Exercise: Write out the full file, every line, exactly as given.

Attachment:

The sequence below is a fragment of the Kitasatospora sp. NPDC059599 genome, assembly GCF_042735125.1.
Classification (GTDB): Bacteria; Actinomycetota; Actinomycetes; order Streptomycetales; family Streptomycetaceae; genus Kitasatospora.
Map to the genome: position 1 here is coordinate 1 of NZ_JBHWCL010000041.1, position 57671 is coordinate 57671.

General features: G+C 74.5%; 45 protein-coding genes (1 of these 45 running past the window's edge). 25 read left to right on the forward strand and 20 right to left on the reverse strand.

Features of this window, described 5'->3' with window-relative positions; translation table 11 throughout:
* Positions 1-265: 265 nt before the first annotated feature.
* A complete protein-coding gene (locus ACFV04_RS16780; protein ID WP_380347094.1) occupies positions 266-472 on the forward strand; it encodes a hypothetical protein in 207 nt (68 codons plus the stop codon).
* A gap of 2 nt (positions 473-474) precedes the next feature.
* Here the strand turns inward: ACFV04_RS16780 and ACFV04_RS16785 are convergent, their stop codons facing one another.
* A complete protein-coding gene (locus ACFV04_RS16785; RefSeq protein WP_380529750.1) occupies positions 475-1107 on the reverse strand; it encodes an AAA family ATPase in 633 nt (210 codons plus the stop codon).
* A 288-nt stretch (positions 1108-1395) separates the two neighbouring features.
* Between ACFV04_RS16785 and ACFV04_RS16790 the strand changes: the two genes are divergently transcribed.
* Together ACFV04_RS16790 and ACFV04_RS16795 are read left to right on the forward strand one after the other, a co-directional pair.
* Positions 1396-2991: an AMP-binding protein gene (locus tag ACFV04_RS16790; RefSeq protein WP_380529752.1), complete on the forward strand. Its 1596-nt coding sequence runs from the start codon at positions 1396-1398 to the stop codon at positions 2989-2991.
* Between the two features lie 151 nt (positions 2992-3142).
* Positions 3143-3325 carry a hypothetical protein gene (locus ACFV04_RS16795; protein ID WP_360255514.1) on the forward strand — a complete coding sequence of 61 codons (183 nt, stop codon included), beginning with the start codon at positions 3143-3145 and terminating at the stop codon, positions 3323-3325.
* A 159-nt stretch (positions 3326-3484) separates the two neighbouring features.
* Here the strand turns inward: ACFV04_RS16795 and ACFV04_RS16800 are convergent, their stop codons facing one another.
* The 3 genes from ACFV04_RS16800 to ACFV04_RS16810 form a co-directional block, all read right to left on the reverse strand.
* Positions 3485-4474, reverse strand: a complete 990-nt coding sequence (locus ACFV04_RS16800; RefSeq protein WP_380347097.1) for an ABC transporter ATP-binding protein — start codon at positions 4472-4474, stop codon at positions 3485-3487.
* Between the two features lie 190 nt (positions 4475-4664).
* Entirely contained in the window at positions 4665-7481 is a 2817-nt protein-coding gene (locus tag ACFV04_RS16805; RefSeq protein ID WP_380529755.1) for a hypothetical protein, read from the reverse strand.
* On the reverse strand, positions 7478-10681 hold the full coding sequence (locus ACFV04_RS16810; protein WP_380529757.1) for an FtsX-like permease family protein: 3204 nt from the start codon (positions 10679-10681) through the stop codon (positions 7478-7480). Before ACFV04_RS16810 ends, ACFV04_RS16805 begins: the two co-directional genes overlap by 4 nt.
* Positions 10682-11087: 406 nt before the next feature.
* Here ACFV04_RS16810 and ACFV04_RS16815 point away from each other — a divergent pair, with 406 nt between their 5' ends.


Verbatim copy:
The sequence below is a fragment of the Kitasatospora sp. NPDC059599 genome, assembly GCF_042735125.1.
Classification (GTDB): Bacteria; Actinomycetota; Actinomycetes; order Streptomycetales; family Streptomycetaceae; genus Kitasatospora.
Map to the genome: position 1 here is coordinate 1 of NZ_JBHWCL010000041.1, position 57671 is coordinate 57671.

General features: G+C 74.5%; 45 protein-coding genes (1 of these 45 running past the window's edge). 25 read left to right on the forward strand and 20 right to left on the reverse strand.

Features of this window, described 5'->3' with window-relative positions; translation table 11 throughout:
* Positions 1-265: 265 nt before the first annotated feature.
* A complete protein-coding gene (locus ACFV04_RS16780; protein ID WP_380347094.1) occupies positions 266-472 on the forward strand; it encodes a hypothetical protein in 207 nt (68 codons plus the stop codon).
* A gap of 2 nt (positions 473-474) precedes the next feature.
* Here the strand turns inward: ACFV04_RS16780 and ACFV04_RS16785 are convergent, their stop codons facing one another.
* A complete protein-coding gene (locus ACFV04_RS16785; RefSeq protein WP_380529750.1) occupies positions 475-1107 on the reverse strand; it encodes an AAA family ATPase in 633 nt (210 codons plus the stop codon).
* A 288-nt stretch (positions 1108-1395) separates the two neighbouring features.
* Between ACFV04_RS16785 and ACFV04_RS16790 the strand changes: the two genes are divergently transcribed.
* Together ACFV04_RS16790 and ACFV04_RS16795 are read left to right on the forward strand one after the other, a co-directional pair.
* Positions 1396-2991: an AMP-binding protein gene (locus tag ACFV04_RS16790; RefSeq protein WP_380529752.1), complete on the forward strand. Its 1596-nt coding sequence runs from the start codon at positions 1396-1398 to the stop codon at positions 2989-2991.
* Between the two features lie 151 nt (positions 2992-3142).
* Positions 3143-3325 carry a hypothetical protein gene (locus ACFV04_RS16795; protein ID WP_360255514.1) on the forward strand — a complete coding sequence of 61 codons (183 nt, stop codon included), beginning with the start codon at positions 3143-3145 and terminating at the stop codon, positions 3323-3325.
* A 159-nt stretch (positions 3326-3484) separates the two neighbouring features.
* Here the strand turns inward: ACFV04_RS16795 and ACFV04_RS16800 are convergent, their stop codons facing one another.
* The 3 genes from ACFV04_RS16800 to ACFV04_RS16810 form a co-directional block, all read right to left on the reverse strand.
* Positions 3485-4474, reverse strand: a complete 990-nt coding sequence (locus ACFV04_RS16800; RefSeq protein WP_380347097.1) for an ABC transporter ATP-binding protein — start codon at positions 4472-4474, stop codon at positions 3485-3487.
* Between the two features lie 190 nt (positions 4475-4664).
* Entirely contained in the window at positions 4665-7481 is a 2817-nt protein-coding gene (locus tag ACFV04_RS16805; RefSeq protein ID WP_380529755.1) for a hypothetical protein, read from the reverse strand.
* On the reverse strand, positions 7478-10681 hold the full coding sequence (locus ACFV04_RS16810; protein WP_380529757.1) for an FtsX-like permease family protein: 3204 nt from the start codon (positions 10679-10681) through the stop codon (positions 7478-7480). Before ACFV04_RS16810 ends, ACFV04_RS16805 begins: the two co-directional genes overlap by 4 nt.
* Positions 10682-11087: 406 nt before the next feature.
* Here ACFV04_RS16810 and ACFV04_RS16815 point away from each other — a divergent pair, with 406 nt between their 5' ends.